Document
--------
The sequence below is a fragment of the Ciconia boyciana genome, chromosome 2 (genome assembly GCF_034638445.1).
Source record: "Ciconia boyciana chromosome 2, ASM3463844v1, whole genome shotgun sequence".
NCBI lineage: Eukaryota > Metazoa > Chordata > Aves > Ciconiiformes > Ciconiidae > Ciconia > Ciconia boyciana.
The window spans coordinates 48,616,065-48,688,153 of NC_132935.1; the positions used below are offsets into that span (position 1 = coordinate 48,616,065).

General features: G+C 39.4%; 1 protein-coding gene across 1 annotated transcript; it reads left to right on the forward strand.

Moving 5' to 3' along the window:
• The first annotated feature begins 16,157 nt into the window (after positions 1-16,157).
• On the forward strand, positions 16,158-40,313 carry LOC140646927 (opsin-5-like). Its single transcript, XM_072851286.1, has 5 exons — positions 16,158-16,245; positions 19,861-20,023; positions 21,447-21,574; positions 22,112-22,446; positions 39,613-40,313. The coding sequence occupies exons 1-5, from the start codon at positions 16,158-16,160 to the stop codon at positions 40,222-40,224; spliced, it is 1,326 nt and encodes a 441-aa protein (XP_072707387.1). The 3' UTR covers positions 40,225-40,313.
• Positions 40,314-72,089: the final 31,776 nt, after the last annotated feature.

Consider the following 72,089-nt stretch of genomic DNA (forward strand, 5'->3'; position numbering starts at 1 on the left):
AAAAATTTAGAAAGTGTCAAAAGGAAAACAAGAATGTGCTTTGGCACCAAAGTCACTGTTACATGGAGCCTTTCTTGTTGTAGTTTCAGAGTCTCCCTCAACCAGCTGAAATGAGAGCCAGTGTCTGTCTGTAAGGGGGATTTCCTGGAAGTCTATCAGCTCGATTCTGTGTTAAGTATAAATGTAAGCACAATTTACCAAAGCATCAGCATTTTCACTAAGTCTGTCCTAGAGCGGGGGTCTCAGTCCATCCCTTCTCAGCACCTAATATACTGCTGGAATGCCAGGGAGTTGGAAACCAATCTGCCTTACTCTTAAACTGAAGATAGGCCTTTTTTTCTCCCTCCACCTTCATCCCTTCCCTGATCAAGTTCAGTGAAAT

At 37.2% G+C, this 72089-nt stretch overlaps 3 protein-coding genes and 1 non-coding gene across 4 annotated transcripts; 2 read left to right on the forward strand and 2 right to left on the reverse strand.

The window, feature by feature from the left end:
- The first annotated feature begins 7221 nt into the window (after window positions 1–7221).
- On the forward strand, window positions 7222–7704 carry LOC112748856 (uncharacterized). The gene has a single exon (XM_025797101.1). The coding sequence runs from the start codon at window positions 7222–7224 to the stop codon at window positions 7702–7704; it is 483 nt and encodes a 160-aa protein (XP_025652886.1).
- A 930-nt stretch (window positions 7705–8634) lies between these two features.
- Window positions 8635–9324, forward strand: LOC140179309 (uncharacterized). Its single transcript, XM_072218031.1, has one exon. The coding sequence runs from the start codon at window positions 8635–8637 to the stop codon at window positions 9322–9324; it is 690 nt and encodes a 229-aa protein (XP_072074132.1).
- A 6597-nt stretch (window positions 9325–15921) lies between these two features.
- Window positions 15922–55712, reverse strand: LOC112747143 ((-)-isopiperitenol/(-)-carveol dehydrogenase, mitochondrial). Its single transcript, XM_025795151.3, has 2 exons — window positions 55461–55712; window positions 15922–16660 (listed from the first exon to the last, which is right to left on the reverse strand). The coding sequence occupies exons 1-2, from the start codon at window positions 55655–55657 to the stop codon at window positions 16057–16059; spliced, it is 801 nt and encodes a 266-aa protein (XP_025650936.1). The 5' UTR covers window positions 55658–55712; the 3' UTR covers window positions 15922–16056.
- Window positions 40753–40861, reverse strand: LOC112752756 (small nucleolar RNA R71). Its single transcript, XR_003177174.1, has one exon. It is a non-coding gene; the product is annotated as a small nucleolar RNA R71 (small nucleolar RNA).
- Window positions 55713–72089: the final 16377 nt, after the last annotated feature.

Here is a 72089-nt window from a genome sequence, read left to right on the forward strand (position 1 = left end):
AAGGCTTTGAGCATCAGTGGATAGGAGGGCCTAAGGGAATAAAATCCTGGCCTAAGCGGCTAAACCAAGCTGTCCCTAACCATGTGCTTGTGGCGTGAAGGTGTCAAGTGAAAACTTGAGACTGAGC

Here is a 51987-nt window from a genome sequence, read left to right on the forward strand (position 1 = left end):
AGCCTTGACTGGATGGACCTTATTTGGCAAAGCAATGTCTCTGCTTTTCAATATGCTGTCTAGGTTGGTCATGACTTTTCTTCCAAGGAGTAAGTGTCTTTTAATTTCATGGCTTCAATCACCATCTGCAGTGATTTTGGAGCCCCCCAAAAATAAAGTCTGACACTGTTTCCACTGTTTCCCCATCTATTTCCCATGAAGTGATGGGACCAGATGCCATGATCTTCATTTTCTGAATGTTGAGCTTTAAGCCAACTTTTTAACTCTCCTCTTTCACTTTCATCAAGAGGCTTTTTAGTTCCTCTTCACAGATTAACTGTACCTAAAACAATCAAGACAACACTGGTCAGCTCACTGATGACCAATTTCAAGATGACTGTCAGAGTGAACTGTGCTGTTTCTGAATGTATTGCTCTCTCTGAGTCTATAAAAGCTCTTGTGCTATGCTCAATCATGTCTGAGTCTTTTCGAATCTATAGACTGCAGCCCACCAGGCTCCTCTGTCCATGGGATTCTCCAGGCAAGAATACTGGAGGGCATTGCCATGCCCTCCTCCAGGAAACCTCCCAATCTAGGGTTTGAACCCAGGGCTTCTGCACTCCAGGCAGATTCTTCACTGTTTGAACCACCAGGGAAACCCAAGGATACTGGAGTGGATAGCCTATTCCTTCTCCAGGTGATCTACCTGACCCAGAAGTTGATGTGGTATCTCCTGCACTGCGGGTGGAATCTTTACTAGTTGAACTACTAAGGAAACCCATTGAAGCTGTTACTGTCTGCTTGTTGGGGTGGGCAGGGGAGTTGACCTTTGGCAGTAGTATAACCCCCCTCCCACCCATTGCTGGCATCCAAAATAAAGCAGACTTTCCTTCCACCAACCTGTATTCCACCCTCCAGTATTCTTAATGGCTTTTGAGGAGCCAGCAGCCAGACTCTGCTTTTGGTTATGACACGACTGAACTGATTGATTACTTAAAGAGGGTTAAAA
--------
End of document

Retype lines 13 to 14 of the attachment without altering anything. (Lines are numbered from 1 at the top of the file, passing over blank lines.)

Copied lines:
The window, feature by feature from the left end:
- The first annotated feature begins 7221 nt into the window (after window positions 1–7221).